International Eisteddfod, Llangollen
The Highcliffe Youth Choir will be competing at the International Eisteddfod in Llangollen in July 2017. This will be the 45th consecutive year in which the choir have won their way to the final week of competition, a feat unsurpassed by any other choir. For the ‘bigger picture’ of this annual event, read on…
A Welsh United Nations!
Ask any member of the choir what are their favourite things about being in the choir and the annual visit to Llangollen will invariably figure towards the top of the list. This is because the week comprises so much fun and activity in the competition build-up, providing a very positive bonding and team-building experience which adult ex-choir members still remember with fondness. Activities over the years, in and around Kerry, have included quad-bike trekking, pony trekking, canal cruising, ice skating, swimming, pottery and spinning classes as well as visits to zoos, working farms and slate mines. Whoever said that singing in a choir was boring?!
The Eisteddfod was initially conceived over 65 years ago as a way of healing the after-effects of war. The original ethos of international peace is as strong as ever with people coming together from all corners of the world, proudly wearing their national colours and communicating through music and dance; a sort of Welsh United Nations!
Performing at the International Eisteddfod is an experience that no young person will ever forget; it can leave a life-changing impression. The standard of competition is very high and there are many choirs that don’t make it to the final competition week at all, having been filtered out in the preliminary rounds in their home countries. So it is a considerable achievement for any choir to appear on the huge Llangollen stage, regardless of their final placing. The Highcliffe Youth Choir has a very proud record in this regard having won its way through to the final week every year since 1973, on a number of occasions being the highest placed British choir in its class.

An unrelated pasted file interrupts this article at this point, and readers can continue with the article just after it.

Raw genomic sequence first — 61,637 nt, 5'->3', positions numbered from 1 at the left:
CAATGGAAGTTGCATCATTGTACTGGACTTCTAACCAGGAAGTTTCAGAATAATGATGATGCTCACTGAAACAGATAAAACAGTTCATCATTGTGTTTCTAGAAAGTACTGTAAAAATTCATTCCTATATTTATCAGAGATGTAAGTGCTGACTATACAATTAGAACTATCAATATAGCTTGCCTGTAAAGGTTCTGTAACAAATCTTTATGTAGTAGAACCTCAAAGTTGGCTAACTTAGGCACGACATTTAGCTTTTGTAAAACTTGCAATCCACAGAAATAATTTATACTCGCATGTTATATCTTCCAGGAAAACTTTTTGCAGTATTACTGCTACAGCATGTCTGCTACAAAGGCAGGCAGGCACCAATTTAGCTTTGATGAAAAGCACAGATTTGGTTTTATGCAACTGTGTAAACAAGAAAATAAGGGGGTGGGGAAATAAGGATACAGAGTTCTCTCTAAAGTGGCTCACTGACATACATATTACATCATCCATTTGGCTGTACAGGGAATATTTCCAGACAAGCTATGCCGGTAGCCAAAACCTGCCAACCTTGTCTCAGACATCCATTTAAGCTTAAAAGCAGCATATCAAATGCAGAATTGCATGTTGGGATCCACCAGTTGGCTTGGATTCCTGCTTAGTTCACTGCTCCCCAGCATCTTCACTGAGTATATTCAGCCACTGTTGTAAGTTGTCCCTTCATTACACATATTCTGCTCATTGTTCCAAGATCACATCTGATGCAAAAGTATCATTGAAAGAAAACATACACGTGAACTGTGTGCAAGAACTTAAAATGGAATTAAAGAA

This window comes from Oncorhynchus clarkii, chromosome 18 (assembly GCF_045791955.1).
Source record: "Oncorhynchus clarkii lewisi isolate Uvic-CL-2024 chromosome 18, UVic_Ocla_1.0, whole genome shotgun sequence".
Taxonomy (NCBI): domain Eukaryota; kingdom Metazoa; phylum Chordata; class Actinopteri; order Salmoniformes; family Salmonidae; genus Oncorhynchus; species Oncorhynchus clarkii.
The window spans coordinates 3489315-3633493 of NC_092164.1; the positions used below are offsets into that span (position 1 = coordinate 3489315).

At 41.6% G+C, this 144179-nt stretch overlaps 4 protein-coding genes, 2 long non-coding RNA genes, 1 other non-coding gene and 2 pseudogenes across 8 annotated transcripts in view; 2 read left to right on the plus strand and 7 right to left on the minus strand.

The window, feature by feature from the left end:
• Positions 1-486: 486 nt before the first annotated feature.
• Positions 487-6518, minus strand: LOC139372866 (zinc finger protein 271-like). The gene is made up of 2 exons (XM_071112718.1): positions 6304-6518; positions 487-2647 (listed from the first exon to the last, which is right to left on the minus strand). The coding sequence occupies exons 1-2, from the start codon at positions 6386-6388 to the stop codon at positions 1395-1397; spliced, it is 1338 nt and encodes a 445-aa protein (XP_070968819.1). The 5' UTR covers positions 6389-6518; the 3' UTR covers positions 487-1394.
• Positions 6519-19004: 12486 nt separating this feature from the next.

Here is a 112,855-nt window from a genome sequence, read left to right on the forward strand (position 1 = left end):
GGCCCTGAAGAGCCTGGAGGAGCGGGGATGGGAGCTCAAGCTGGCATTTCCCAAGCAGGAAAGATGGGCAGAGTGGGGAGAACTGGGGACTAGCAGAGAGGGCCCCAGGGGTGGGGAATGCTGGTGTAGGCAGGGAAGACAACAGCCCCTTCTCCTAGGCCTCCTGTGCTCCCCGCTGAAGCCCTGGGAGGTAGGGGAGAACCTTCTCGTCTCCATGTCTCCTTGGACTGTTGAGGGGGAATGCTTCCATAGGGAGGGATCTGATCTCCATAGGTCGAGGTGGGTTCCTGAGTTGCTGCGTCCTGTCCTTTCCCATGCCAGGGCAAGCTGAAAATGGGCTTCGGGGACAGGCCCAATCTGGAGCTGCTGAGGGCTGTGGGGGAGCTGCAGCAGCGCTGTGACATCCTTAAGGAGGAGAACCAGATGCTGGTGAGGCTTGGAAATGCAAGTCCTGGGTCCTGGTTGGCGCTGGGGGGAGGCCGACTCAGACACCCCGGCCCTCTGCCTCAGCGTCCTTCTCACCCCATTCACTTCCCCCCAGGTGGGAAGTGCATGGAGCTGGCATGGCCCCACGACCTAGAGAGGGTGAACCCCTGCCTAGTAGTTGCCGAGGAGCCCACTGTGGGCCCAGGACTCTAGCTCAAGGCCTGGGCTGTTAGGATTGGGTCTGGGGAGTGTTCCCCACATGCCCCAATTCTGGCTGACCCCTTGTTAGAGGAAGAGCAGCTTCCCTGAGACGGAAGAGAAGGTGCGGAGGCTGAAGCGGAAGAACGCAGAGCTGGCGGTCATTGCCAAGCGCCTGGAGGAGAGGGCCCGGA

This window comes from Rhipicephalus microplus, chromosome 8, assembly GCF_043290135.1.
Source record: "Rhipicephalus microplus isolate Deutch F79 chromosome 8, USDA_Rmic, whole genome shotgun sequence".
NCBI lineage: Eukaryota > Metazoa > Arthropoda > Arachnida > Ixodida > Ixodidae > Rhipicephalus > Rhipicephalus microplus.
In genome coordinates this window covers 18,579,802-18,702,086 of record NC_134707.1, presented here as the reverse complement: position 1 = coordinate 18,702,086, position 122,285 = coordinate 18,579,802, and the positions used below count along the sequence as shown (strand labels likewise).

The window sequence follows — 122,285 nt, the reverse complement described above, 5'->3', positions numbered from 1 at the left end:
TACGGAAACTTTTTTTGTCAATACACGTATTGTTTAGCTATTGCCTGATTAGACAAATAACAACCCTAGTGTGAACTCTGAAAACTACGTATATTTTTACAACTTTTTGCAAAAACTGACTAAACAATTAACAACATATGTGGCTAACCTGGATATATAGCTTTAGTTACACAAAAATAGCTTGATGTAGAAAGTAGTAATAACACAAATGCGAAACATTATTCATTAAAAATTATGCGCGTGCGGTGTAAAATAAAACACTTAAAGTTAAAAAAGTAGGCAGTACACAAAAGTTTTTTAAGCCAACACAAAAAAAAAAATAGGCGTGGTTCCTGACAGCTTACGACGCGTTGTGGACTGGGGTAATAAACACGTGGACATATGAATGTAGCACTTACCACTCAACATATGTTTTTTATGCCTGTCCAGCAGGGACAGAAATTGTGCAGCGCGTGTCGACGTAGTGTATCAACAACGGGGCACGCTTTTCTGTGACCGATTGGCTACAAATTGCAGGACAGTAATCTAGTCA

For any performer it’s a daunting business to face a 5000-seater arena and singing with just piano accompaniment whilst TV cameras track your every move and a panel of eminent adjudicators listen to your every word and musical nuance. With the Highcliffe choir being one of the very smallest choirs in the competition one might imagine their trepidation as they crocodile onto the enormous open stage but their faces never show it. One of the joys of being in a choir is the sense of mutual support and collective commitment. Nerves are soon forgotten and all eyes focus intently on the conductor. Every face looks animated and totally engaged with the music and the connection with the audience is obvious from the warm and generous applause at the end. If you have ever been to an HYC concert you will know what I mean. If you are a ‘first-timer’, just watch and listen!
Concerts: Beaulieu, Bournemouth Bach Choir, Priory Music and Arts Festival, HYC Celebration Concert, 100 Club
The choir has regular concert commitments such as the annual and very popular ‘Christmas Music’ concert at Beaulieu Abbey Church and the ‘Hundred Club’ concert each Summer which ‘show-cases’ the various pieces that are to be performed in the forthcoming Eisteddfod competition. In recent years, HYC have been engaged in a fruitful relationship with the Bournemouth Bach Choir and Orchestra, providing the children’s choir element when a work demands. Recent collaborative works have included Mendelssohn’s Elijah and Rutter’s Mass Of The Children. In March 2016, the choir will be taking part in Monteverdi’s Vespers in Christchurch Priory.